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  10. Hi Arya,

    I think your suggestion that CON should/could accept funding from big food, such as a company like Coke, requires a sober second thought. Assuming CON hasn’t already accepted coke funding (and if CON has, I would hope that all of it’s members were actively consulted first), industry funding can create real or perceived mission drift and reduce the credibility of both the organization and it’s ‘members’. One need only look at this story about ‘collaborations between groups of citizens and industry’ to consider the risks and impact. From my perspective, there is nothing ‘refreshing’ about this kind of conflict of interest

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  11. HI Shandy,

    Thanks for your comment, which I very much appreciate.

    I can’t speak on behalf of all of CON or its members (I agree CON perhaps needs a better way of engaging and empowering its members), but I personally think that Coke and other food companies should be engaging in this discussion.

    Personally, I tend to submit to the Bad Cop/Good Cop approach to dealing with industry. While I fully understand and support organisations and members, who take a more radical and confrontational stance – I also see the value of an NGO directly engaging with industry (be this pharma, food, fitness, weight-loss, energy, insurance, etc.), especially at an event like the obesity summit.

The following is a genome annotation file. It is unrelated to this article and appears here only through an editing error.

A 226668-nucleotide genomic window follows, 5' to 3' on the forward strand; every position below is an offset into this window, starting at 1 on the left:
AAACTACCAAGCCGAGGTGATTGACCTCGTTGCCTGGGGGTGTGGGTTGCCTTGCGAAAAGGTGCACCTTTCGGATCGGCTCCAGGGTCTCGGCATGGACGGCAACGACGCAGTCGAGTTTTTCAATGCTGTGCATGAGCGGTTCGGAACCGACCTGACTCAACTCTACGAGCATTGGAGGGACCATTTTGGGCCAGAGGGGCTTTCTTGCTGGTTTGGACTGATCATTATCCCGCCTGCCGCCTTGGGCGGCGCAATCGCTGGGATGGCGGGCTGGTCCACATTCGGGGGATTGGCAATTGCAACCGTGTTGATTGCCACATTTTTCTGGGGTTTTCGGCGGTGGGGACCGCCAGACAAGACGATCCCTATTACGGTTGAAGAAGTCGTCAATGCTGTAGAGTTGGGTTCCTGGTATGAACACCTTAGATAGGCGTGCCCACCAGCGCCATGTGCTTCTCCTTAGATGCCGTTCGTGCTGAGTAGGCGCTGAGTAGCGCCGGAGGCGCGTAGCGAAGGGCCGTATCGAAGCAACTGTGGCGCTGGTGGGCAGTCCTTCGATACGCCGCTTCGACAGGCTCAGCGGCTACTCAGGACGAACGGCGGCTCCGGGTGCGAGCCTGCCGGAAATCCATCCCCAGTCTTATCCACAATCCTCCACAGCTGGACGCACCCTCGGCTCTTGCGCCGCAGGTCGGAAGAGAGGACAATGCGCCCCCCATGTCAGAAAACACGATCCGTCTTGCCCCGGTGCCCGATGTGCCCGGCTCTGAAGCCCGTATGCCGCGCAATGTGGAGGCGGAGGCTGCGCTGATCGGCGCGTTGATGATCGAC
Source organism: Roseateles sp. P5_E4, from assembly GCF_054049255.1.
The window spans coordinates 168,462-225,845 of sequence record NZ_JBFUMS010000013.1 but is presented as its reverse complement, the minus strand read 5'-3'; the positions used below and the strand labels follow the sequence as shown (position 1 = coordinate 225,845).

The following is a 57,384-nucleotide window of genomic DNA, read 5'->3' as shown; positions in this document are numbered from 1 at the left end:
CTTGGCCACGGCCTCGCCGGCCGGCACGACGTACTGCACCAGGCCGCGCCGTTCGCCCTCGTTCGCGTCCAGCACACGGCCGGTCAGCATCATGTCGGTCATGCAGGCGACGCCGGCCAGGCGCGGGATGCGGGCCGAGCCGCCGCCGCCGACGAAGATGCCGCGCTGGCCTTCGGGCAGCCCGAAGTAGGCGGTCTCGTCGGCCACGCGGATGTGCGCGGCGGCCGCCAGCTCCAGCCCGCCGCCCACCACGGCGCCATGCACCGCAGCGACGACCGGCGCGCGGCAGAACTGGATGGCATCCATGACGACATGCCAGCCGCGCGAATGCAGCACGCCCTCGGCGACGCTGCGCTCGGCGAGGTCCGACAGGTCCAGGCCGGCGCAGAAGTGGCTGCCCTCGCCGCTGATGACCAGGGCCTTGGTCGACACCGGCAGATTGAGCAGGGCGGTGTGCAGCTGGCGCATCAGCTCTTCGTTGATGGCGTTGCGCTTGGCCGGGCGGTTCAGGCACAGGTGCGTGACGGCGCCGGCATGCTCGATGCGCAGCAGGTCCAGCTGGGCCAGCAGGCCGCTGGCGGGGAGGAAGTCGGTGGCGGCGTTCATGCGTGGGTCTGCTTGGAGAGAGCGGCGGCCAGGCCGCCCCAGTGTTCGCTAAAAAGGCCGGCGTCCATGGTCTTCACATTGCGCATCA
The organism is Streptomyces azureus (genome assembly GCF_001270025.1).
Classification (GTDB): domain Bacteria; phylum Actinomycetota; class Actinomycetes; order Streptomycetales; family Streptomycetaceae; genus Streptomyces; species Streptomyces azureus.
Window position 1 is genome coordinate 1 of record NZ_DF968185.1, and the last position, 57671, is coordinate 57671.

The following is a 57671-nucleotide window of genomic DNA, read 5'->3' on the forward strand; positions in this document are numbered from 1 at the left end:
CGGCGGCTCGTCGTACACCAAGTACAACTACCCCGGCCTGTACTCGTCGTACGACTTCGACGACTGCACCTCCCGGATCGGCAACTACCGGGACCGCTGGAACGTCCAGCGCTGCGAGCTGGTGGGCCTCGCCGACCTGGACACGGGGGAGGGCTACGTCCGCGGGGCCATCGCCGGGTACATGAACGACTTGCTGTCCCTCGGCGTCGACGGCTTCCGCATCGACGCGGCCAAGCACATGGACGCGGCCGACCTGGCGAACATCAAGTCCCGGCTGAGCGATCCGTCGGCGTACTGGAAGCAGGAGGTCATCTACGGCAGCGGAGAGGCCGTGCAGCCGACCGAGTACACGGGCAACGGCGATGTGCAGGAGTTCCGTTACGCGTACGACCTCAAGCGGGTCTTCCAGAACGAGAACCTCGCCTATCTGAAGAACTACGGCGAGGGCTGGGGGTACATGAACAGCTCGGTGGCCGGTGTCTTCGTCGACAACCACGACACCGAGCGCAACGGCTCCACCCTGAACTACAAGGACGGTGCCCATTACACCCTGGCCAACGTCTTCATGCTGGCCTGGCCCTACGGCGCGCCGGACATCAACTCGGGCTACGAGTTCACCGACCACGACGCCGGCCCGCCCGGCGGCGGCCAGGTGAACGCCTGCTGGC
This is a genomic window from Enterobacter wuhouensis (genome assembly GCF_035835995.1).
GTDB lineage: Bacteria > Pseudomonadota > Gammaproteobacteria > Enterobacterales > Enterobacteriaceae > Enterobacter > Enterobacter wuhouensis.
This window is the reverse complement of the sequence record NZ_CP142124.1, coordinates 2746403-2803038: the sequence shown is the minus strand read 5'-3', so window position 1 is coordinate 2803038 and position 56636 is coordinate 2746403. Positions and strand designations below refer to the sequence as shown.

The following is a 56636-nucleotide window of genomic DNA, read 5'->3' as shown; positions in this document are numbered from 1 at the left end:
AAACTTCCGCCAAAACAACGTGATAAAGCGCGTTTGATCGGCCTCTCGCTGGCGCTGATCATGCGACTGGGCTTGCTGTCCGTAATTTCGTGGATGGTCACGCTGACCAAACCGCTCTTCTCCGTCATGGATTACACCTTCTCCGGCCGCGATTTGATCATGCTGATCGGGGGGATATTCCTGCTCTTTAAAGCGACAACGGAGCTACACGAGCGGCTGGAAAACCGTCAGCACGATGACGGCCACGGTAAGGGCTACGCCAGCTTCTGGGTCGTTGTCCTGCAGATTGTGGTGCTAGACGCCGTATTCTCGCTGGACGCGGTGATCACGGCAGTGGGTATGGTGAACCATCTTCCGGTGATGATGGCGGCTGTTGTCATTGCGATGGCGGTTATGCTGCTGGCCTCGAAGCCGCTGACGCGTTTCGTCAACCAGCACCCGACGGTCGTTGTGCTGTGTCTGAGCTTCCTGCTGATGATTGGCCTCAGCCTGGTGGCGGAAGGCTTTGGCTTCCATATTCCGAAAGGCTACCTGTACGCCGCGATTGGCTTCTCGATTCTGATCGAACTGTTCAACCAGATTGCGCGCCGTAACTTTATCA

In the end, success has to be measured by the impacts and outcomes of moving the needle towards improving the food supply and environment – goals, which I believe we all share.

    I sincerely believe that everyone has a part to play in this – governments, NGO’s and Industry. Personally, I would consider CON a failure if it did not succeed in bringing these groups together, which brings me to the issue of funding.

    For example, I am absolutely delighted that all of these groups (government, NGOs’ and industry) will indeed be well-represented at the CON Summit and will all have the opportunity to argue and discuss their respective perspectives and roles (I am not expecting that they will agree – rather I hope that they will vehemently disagree and passionately argue their cases in front of a large audience (e.g I am already very much looking forward to the session in which Yoni will take on both the government AND Big Food!).